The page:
This is our collection of tasks on the mathematical theme of 'Population Dynamics' for advanced students and those interested in mathematical modelling.

Which line graph, equations and physical processes go together?

The probability that a passenger books a flight and does not turn up is 0.05. For an aeroplane with 400 seats how many tickets can be sold so that only 1% of flights are over-booked?

Why MUST these statistical statements probably be at least a little bit wrong?

See how enormously large quantities can cancel out to give a good approximation to the factorial function.

Invent scenarios which would give rise to these probability density functions.

Are these statistical statements sometimes, always or never true? Or it is impossible to say?

Work with numbers big and small to estimate and calculate various quantities in physical contexts.

Get further into power series using the fascinating Bessel's equation.

Here are several equations from real life. Can you work out which measurements are possible from each equation?

Many physical constants are only known to a certain accuracy. Explore the numerical error bounds in the mass of water and its constituents.

Can you suggest a curve to fit some experimental data? Can you work out where the data might have come from?

Get some practice using big and small numbers in chemistry.

By exploring the concept of scale invariance, find the probability that a random piece of real data begins with a 1.

Build up the concept of the Taylor series

Work with numbers big and small to estimate and calculate various quantities in biological contexts.

Work out the numerical values for these physical quantities.

Estimate these curious quantities sufficiently accurately that you can rank them in order of size

Was it possible that this dangerous driving penalty was issued in error?

How is the length of time between the birth of an animal and the birth of its great great ... great grandparent distributed?

In this short problem, try to find the location of the roots of some unusual functions by finding where they change sign.

Can you make matrices which will fix one lucky vector and crush another to zero?

Explore the shape of a square after it is transformed by the action of a matrix.

Formulate and investigate a simple mathematical model for the design of a table mat.

How do you write a computer program that creates the illusion of stretching elastic bands between pegs of a Geoboard? The answer contains some surprising mathematics.

Explore the properties of matrix transformations with these 10 stimulating questions.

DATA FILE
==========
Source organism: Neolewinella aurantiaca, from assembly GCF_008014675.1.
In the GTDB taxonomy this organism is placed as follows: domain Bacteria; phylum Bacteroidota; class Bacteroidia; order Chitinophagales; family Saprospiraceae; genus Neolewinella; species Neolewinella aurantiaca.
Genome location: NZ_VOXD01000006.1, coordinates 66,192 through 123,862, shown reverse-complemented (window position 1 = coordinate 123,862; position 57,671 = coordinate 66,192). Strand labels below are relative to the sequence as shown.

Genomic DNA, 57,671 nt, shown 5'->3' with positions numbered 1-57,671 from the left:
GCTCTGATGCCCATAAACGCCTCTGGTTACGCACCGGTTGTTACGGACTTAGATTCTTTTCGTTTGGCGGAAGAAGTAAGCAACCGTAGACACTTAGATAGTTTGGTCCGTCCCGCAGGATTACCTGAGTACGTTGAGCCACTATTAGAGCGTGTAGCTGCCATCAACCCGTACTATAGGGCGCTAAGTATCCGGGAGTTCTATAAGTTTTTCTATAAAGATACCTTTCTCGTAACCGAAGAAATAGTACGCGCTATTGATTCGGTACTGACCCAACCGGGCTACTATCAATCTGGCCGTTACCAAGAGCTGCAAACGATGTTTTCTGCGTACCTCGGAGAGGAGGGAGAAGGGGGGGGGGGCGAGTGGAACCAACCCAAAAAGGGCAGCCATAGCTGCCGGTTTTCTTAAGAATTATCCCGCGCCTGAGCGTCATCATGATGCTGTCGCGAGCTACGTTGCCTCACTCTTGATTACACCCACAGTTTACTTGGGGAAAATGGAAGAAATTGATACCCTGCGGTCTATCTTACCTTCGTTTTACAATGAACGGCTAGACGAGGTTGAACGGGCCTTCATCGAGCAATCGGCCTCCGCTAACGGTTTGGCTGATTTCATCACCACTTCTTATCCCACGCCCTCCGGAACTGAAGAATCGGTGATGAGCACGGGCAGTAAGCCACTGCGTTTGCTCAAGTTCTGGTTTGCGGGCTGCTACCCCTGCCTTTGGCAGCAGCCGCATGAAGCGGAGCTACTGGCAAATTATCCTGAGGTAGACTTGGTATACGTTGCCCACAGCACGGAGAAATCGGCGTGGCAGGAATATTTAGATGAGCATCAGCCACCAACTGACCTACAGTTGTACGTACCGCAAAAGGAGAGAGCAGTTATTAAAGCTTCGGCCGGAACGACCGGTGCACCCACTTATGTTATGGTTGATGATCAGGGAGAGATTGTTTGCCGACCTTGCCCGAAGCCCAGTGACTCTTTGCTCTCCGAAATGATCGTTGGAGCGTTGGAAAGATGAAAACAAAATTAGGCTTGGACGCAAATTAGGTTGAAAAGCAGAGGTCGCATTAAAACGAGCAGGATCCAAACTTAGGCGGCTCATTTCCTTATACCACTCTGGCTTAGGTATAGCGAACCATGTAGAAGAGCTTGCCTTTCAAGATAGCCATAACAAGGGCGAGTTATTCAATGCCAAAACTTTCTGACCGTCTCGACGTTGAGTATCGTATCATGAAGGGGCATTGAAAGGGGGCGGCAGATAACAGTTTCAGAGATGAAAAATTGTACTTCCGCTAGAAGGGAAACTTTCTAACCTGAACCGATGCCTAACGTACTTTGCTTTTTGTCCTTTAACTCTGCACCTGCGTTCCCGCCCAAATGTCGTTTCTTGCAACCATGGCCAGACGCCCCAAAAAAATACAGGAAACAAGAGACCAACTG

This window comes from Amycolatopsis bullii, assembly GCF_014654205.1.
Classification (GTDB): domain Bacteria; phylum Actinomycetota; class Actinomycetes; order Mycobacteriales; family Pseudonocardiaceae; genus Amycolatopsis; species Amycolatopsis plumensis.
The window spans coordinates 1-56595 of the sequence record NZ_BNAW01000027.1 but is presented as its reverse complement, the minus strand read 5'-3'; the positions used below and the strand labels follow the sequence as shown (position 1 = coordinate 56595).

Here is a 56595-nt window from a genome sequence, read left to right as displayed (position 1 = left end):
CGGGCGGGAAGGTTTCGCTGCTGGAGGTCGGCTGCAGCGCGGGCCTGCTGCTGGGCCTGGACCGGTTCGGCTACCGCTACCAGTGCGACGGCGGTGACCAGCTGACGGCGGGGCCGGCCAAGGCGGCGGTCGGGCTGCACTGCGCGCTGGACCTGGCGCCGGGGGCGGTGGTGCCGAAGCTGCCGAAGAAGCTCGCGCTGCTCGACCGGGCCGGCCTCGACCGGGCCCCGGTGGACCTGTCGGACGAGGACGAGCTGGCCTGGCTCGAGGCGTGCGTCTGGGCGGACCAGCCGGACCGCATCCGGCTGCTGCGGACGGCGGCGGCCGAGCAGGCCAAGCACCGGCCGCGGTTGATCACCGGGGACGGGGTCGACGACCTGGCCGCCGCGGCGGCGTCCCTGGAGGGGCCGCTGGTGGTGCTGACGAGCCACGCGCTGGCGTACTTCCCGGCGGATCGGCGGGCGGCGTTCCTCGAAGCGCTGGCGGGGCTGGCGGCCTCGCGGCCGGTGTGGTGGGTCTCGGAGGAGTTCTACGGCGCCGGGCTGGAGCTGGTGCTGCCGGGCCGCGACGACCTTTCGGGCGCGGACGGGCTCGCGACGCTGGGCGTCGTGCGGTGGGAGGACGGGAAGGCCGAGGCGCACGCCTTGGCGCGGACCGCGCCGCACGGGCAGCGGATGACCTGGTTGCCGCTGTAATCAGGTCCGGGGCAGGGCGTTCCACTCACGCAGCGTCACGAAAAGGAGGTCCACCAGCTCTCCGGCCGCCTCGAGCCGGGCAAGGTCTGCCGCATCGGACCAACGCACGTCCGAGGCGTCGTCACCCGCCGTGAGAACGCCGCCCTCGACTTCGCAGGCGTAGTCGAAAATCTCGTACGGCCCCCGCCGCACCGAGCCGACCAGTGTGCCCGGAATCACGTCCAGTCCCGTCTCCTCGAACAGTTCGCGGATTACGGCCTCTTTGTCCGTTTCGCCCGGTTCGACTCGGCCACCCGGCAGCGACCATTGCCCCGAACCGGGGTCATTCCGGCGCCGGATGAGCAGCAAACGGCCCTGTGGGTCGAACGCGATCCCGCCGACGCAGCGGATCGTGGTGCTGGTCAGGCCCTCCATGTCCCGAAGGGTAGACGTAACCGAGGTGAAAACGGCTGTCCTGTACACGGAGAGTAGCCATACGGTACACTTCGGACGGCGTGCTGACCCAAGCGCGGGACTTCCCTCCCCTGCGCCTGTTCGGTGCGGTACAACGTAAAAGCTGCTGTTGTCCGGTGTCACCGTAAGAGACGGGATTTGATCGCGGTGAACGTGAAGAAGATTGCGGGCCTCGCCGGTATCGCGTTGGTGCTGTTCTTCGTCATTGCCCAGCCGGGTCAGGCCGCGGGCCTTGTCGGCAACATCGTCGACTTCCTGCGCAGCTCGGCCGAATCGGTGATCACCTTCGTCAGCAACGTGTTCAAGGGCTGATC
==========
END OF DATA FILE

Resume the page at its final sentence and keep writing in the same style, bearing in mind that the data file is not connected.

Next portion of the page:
Can you sketch these difficult curves, which have uses in mathematical modelling?

Use your skill and knowledge to place various scientific lengths in order of size. Can you judge the length of objects with sizes ranging from 1 Angstrom to 1 million km with no wrong attempts?

Explore the meaning of the scalar and vector cross products and see how the two are related.

Starting with two basic vector steps, which destinations can you reach on a vector walk?

Use vectors and matrices to explore the symmetries of crystals.

Which units would you choose best to fit these situations?

Match the descriptions of physical processes to these differential equations.

When you change the units, do the numbers get bigger or smaller?

How would you go about estimating populations of dolphins?

Each week a company produces X units and sells p per cent of its stock. How should the company plan its warehouse space?

Explore the possibilities for reaction rates versus concentrations with this non-linear differential equation

Look at the advanced way of viewing sin and cos through their power series.

Simple models which help us to investigate how epidemics grow and die out.

Use the computer to model an epidemic. Try out public health policies to control the spread of the epidemic, to minimise the number of sick days and deaths.

In Fill Me Up we invited you to sketch graphs as vessels are filled with water. Can you work out the equations of the graphs?

Work with numbers big and small to estimate and calulate various quantities in biological contexts.

This problem explores the biology behind Rudolph's glowing red nose.

Go on a vector walk and determine which points on the walk are closest to the origin.